Lubricant, this is important! You must lube your axles and wheels to help reduce friction. You wouldn't run your car engine without motor oil or fly down the freeway at 90 miles per hour without grease in your wheel bearings. So don't show up to your race without lubricating your car. If you count on others to loan you some, they may give you something that is slower than what they are using. Graphite has been the lube of choice by most champions over the decades. Graphite is a DRY POWDER that is usually found in a tube. It is very messy and will get everywhere. Your mom will be very displeased with you if you get it on your closes or on the carpet. Use newspaper, rubber gloves and whatever other means to keep containment. DO NOT EAT OR BREATH graphite. Wash your hands before eating. For good results using graphite it takes a little time to apply correctly. That's why adding graphite last minute may not produce the optimum results. Graphite does not flow well and it is hard to coat evenly. Take the time to work the graphite on to all the surface where friction is occurring. Keep re-applying until all the points of friction are coated. Other lubricants that work well are WD-40, Ni-Oil, fishing reel oil(NOT GREASE), Sewing machine oil, silicone spray, Teflon. Oh, Graphite also comes in a grease version(DO NOT USE IT). You want your wheels to spin freely, grease and some oils will slow you car down. Do not mix graphite with oil, trust me not a good idea. If you want to try to come up with your own concoction be sure to test and prove before race day. Testing on race day is not a good idea.   Always be ready with your lubricant of choice while racing. Some race officials will allow you to re-lube. Good luck.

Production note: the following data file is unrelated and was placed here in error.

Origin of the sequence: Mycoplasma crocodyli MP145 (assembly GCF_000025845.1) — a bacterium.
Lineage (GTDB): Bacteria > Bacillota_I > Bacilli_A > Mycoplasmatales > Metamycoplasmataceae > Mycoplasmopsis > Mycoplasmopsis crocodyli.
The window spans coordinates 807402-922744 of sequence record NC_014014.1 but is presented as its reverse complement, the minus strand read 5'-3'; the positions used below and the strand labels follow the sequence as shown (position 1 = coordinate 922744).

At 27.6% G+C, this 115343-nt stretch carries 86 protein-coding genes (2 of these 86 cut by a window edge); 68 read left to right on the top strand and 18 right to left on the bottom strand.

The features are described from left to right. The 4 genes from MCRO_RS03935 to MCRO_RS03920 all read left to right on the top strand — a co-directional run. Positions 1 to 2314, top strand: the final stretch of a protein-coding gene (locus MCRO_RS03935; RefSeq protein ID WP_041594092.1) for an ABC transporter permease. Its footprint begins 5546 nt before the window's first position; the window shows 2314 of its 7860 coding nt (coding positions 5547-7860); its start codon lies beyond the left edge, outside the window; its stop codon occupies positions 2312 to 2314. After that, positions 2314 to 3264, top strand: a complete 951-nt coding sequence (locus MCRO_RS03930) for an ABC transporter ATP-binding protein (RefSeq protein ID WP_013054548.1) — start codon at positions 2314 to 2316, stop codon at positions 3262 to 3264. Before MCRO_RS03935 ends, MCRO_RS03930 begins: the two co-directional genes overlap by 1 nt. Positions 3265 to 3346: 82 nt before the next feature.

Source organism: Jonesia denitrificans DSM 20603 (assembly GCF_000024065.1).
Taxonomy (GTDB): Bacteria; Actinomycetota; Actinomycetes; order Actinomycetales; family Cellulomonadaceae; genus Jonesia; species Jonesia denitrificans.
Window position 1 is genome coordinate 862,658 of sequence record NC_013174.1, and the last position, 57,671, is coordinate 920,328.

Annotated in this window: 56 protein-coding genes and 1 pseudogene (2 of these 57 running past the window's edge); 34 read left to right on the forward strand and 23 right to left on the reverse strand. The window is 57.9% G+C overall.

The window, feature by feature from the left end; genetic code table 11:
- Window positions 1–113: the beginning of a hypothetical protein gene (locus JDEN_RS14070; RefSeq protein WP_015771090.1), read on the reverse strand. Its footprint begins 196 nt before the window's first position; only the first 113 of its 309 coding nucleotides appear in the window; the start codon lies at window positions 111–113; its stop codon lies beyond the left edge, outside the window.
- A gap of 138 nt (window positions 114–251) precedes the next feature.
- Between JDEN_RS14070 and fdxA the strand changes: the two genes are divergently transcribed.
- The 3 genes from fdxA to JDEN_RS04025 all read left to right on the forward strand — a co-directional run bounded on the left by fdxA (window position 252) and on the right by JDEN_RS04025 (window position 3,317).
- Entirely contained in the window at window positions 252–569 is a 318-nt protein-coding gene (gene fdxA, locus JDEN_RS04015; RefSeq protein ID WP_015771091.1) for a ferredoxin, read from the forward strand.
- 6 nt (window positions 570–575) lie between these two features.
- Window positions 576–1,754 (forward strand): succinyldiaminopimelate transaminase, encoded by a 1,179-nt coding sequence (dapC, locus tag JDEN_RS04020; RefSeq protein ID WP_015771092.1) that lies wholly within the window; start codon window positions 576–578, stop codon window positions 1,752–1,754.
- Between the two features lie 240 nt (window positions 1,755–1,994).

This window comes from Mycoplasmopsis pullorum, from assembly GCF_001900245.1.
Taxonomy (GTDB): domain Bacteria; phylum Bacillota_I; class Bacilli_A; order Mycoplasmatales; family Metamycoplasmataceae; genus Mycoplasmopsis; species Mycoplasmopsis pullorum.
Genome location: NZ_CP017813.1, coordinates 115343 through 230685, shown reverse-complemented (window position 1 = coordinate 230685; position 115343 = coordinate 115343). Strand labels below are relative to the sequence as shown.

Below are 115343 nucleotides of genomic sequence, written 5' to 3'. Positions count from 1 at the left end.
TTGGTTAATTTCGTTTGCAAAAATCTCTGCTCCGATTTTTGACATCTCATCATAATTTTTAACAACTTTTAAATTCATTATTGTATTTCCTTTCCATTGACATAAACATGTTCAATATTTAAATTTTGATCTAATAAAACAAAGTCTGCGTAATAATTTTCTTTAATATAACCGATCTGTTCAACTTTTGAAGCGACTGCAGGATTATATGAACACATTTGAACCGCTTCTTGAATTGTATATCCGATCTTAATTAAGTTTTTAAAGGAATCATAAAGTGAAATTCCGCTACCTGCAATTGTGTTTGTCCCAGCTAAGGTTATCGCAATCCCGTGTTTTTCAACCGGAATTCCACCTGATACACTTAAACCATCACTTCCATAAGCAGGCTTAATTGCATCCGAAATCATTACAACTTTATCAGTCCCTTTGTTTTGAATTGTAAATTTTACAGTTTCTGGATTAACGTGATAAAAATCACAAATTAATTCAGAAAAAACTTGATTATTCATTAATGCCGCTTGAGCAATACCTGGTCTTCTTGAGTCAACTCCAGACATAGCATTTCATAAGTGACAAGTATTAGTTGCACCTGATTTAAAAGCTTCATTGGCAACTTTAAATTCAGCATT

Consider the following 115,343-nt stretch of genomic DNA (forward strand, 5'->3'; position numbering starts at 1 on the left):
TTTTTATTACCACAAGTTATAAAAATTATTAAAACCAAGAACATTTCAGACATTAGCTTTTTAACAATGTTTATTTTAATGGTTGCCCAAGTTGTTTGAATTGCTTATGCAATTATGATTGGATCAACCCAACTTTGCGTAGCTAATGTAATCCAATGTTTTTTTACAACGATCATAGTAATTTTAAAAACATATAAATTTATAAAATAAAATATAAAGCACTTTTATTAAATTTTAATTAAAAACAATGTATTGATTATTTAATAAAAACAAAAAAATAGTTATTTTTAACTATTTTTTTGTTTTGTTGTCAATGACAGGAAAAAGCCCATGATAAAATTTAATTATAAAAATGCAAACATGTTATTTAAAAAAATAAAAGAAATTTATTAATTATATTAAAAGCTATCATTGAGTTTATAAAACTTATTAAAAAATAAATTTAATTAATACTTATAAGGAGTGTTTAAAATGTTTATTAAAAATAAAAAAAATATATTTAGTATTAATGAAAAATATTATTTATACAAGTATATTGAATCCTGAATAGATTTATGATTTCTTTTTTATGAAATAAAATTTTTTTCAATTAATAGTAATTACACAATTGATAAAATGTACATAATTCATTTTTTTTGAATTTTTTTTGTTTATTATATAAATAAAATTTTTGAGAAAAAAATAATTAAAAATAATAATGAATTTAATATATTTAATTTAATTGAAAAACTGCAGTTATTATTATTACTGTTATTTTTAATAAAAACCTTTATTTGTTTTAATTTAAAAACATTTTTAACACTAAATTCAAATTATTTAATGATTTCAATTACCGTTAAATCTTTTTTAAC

Wheels, Alright this is where the rubber meets the road, or the plastic meets the track. Another nightmare here, all kinds of friction going on. Friction is the enemy of speed. The wheels and axles are your best opportunity to create separation from the rest of the pack. Lets face it, most cars will be at full weight and many of those will be at optimum weight placement. Most people are busy and just put their cars together last minute. They will not spend the time and effort to make fast wheels and axles. Trust me, it's worth the time. Doing a good job on your wheels and axles will put you in the top 10 of 100 cars. Wheels are made of plastic by the injection mold process. The wheels appear symmetrical and made well but there not. The important thing to know here is they are not perfect. They need work too, just like the axles they can be improved. Plastic parts have imperfections from flashing to shrinkage and defects. Flashing is little chads and bits of excess plastic that should be removed. Shrinkage occurs when the part is ejected out of the mold and shrinks while it is cooling. Defects are things that happen during or after the part was made that was not intentional. In any case, all of it needs to be addressed. If you have a little money to spend, this is where I would open my purse or wallet. It takes some skill and tools to modify a wheel to make it perform at optimum speed. There are many sellers out there that offer lathe turned wheels at pretty reasonable prices. You can find all the major brands out there, BSA, AWANA, Pinecar, S&W even Outlaw type. However check your rules, there may be restrictions or not allowed at all. Races that don't allow modified wheels usually allow a light sanding and polishing to reduce the imperfections. If they are allowed and you want to try to modify yourself, well good for you! It is a lot of fun and brings much satisfaction doing them yourself. After all this is a craft project intended for learning and fun. Buy extra wheels to practice. Pick the best four to install for racing. Good luck and good racing!